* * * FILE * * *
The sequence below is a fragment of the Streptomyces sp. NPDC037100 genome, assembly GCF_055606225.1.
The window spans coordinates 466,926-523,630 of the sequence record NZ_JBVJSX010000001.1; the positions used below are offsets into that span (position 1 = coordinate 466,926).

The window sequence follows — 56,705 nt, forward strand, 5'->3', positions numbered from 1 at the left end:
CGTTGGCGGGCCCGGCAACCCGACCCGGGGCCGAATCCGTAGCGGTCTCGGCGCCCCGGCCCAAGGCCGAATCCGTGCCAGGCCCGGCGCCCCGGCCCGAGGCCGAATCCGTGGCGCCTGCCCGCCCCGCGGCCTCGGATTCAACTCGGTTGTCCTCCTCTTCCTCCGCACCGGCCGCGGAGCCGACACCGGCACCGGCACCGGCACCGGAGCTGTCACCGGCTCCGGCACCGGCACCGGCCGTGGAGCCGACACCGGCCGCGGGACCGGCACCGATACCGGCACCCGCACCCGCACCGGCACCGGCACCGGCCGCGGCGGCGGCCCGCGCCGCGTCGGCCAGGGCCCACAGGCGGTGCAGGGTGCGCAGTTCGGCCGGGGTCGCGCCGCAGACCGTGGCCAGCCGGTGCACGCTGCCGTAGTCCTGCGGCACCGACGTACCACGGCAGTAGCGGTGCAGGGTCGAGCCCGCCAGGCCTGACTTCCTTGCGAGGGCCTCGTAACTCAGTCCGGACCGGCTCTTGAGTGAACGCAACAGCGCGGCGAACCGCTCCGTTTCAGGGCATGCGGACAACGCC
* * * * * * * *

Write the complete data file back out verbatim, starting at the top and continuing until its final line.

The sequence below is a fragment of the Streptomyces sp. NPDC037100 genome, assembly GCF_055606225.1.
The window spans coordinates 466,926-523,630 of the sequence record NZ_JBVJSX010000001.1; the positions used below are offsets into that span (position 1 = coordinate 466,926).

The window sequence follows — 56,705 nt, forward strand, 5'->3', positions numbered from 1 at the left end:
CGTTGGCGGGCCCGGCAACCCGACCCGGGGCCGAATCCGTAGCGGTCTCGGCGCCCCGGCCCAAGGCCGAATCCGTGCCAGGCCCGGCGCCCCGGCCCGAGGCCGAATCCGTGGCGCCTGCCCGCCCCGCGGCCTCGGATTCAACTCGGTTGTCCTCCTCTTCCTCCGCACCGGCCGCGGAGCCGACACCGGCACCGGCACCGGCACCGGAGCTGTCACCGGCTCCGGCACCGGCACCGGCCGTGGAGCCGACACCGGCCGCGGGACCGGCACCGATACCGGCACCCGCACCCGCACCGGCACCGGCACCGGCCGCGGCGGCGGCCCGCGCCGCGTCGGCCAGGGCCCACAGGCGGTGCAGGGTGCGCAGTTCGGCCGGGGTCGCGCCGCAGACCGTGGCCAGCCGGTGCACGCTGCCGTAGTCCTGCGGCACCGACGTACCACGGCAGTAGCGGTGCAGGGTCGAGCCCGCCAGGCCTGACTTCCTTGCGAGGGCCTCGTAACTCAGTCCGGACCGGCTCTTGAGTGAACGCAACAGCGCGGCGAACCGCTCCGTTTCAGGGCATGCGGACAACGCC